These titles, plus a couple of lame romantic comedies with Doris Day (they had zero chemistry), were mentioned in the obits. Mostly overlooked: Taylor’s mercenary in the brawny, Congo-set “Dark of the Sun” and his desperately overextended Aussie businessman in “The V.I.P.’s,” which co-starred Maggie Smith, a favorite among his leading ladies.

Well before he was hired by Hitchcock, John Ford (“Young Cassidy”), Michelangelo Antonioni (“Zabriskie Point,” which he later decided was “viciously anti-American”), and Quentin Tarantino (as a jowly Winston Churchill in “Inglourious Basterds”), Taylor had walk-ons opposite James Dean (“Giant”) and Montgomery Clift and Elizabeth Taylor (“Raintree County”).

Cast more for his physique than his acting chops — think of him as the Down Under Rock Hudson — Taylor found himself playing second fiddle to the leading man in films like “A Gathering of Eagles” (starring Hudson), “Fate Is the Hunter” (Glenn Ford), and “36 Hours” (as a German officer determined to break James Garner).

Later typed as an “active leading man” in Westerns and war pictures, Taylor said he felt like a phony. “(That) kind of embarrassed me sometimes because I really wasn’t big enough to be a really tough guy,” he recalled in a TCM interview. “I could fight in a way, I guess, (but) I really wasn’t good-looking enough to pull some of the roles that I was put into. So I was a little bit, I don’t know, insecure …”

When he did muscle his way to the front it was all too often in low-budget, testosterone-fueled imports, such as Italy’s title-tells-all “Colossus and the Amazon Queen.”

All in all, the sandy-haired calendar boy who apprenticed in radio (as Tarzan, no less) enjoyed a good-to-middling career, plowing the path for a later wave of Aussies, which would include Russell Crowe and Huge Jackman.

Ten Best (read Quirkiest) Movies of 2014


by Glenn Lovell

There were more reasons not to go out to the movies than ever before. And that’s what we mostly did in 2014, stayed home ‒ by the millions ‒ choosing to concentrate on quick-turnover DVDs, PPV, streaming Netflix and other online platforms.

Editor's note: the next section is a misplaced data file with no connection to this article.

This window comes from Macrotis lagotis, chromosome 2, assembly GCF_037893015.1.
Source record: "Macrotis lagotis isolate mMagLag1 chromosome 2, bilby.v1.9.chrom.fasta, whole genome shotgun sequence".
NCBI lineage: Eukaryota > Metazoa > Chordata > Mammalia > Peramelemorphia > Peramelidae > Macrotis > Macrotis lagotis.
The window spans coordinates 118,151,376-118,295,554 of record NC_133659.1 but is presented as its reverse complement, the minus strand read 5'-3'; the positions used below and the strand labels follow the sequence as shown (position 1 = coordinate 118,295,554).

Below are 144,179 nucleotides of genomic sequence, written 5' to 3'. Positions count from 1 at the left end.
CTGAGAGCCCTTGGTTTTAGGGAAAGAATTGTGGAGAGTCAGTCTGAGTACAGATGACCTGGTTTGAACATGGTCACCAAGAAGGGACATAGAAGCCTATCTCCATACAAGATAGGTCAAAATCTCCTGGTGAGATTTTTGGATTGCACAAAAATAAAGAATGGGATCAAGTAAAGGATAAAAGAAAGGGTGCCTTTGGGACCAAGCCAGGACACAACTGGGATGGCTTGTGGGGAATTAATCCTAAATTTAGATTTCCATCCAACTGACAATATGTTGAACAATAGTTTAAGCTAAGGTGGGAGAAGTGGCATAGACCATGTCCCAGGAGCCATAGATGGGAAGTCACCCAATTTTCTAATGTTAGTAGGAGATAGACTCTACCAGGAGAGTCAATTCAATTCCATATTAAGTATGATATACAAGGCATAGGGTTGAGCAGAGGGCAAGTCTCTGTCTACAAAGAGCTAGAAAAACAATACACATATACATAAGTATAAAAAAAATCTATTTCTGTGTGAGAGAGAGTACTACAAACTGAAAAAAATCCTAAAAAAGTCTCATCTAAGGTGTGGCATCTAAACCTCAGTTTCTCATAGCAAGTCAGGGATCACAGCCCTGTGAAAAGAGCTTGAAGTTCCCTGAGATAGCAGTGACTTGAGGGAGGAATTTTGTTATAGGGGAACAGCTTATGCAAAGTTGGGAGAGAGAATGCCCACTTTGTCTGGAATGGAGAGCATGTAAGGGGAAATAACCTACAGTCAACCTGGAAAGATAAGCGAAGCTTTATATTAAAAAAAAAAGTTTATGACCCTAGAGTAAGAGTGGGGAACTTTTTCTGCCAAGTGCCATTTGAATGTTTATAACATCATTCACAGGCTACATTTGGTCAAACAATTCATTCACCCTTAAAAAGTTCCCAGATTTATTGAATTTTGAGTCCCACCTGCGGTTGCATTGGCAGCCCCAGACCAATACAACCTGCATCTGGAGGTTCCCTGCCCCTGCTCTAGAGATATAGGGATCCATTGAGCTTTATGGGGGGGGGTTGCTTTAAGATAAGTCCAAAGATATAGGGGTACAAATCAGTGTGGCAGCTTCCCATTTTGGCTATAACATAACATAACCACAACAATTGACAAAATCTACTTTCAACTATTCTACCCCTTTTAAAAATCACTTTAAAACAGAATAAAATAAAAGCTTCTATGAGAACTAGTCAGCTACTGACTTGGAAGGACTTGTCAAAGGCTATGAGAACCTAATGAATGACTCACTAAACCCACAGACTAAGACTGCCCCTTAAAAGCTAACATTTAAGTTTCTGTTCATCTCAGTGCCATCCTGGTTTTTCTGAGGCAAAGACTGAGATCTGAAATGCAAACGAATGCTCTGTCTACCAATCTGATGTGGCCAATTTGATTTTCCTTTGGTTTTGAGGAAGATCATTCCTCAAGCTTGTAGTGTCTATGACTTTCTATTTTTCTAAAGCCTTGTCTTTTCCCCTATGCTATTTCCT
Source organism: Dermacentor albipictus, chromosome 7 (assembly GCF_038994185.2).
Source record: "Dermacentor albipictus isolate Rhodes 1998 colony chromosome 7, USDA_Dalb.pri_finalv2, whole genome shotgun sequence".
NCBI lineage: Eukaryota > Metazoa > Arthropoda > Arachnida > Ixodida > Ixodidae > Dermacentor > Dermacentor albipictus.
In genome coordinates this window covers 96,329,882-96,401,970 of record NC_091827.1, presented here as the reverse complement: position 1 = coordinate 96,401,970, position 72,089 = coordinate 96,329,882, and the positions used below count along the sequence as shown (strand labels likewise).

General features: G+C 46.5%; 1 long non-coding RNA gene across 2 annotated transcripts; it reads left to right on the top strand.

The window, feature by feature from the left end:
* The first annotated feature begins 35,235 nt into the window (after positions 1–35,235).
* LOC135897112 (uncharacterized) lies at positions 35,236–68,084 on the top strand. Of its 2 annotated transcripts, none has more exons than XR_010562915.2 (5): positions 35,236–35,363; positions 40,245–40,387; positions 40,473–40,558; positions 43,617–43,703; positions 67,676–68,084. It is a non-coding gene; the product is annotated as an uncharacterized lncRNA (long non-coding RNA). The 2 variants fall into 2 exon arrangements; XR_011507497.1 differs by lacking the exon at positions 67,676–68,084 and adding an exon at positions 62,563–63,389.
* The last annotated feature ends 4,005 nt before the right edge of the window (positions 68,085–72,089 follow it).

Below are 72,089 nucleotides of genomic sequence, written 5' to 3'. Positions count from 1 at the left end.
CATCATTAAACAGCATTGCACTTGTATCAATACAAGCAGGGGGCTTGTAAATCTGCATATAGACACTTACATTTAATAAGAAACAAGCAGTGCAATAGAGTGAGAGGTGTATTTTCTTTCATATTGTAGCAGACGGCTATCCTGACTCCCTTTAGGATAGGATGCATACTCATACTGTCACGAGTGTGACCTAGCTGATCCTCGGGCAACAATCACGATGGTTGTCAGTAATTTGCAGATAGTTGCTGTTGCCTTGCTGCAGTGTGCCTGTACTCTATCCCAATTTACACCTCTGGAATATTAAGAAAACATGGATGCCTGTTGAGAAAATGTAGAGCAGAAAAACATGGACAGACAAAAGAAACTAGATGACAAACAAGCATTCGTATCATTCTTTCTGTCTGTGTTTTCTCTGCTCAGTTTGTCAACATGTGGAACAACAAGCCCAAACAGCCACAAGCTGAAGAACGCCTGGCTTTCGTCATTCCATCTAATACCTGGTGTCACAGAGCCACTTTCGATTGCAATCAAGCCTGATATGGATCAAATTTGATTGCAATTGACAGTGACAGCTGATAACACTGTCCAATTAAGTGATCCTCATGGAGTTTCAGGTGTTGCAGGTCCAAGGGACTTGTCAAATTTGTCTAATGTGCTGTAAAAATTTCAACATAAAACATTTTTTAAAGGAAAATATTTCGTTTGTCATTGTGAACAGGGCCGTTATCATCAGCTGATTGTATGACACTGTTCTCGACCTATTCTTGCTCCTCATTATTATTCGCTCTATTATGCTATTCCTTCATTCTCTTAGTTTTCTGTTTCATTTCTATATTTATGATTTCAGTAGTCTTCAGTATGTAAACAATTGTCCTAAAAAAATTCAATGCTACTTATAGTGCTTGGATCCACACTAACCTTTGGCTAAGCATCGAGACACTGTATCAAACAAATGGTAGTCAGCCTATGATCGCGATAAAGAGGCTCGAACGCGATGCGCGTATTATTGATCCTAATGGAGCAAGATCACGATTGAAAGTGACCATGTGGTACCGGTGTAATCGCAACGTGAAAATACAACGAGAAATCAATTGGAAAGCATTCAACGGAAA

Which may account for why the parking lot at a nearby megaplex was eerily vacant. AMC and other chains reported a 50 percent drop in attendance over the first nine months. Especially worrying: Hollywood’s usually reliable target audience, the 12- to 27-year-old set, seemed to have lost interest. It was bound to happen, no? The iPhone/Xbox demographic has never been as nostalgic as we boomers about the “movie-going experience.”

Oh, sure, we occasionally took the bait and queued for “event” pictures, such as “Unbroken” and “Interstellar.” Almost to a one, they underwhelmed. The ragtag space opera “Guardians of the Galaxy” became the summer’s surprise draw; Disney animation and Marvel superheroes like Captain America and Spider-Man joined it on the list of Top 10 money-makers. Also performing well: the rebooted Godzilla and “Planet of the Apes” franchises. They almost made up for such crash-and-burn concoctions as “The Expendables 3” and “Dracula Untold.”

The year’s big movie story was straight out of the Dr. Strangelove-ian ’60s. North Korea threatened nuclear Armageddon in retaliation for Sony Pictures’ rude buddy comedy “The Interview.” Sony and exhibitors folded. TNightcrawler_PayoffPosterhe scatological James Franco-Seth Rogan reunion was pulled from first-run houses. No matter. The cineplex’s loss was the digital world’s gain, as the film set new records for Google Play and Xbox Live. (On New Year’s Day, Comcast VOD added the title to its menu.)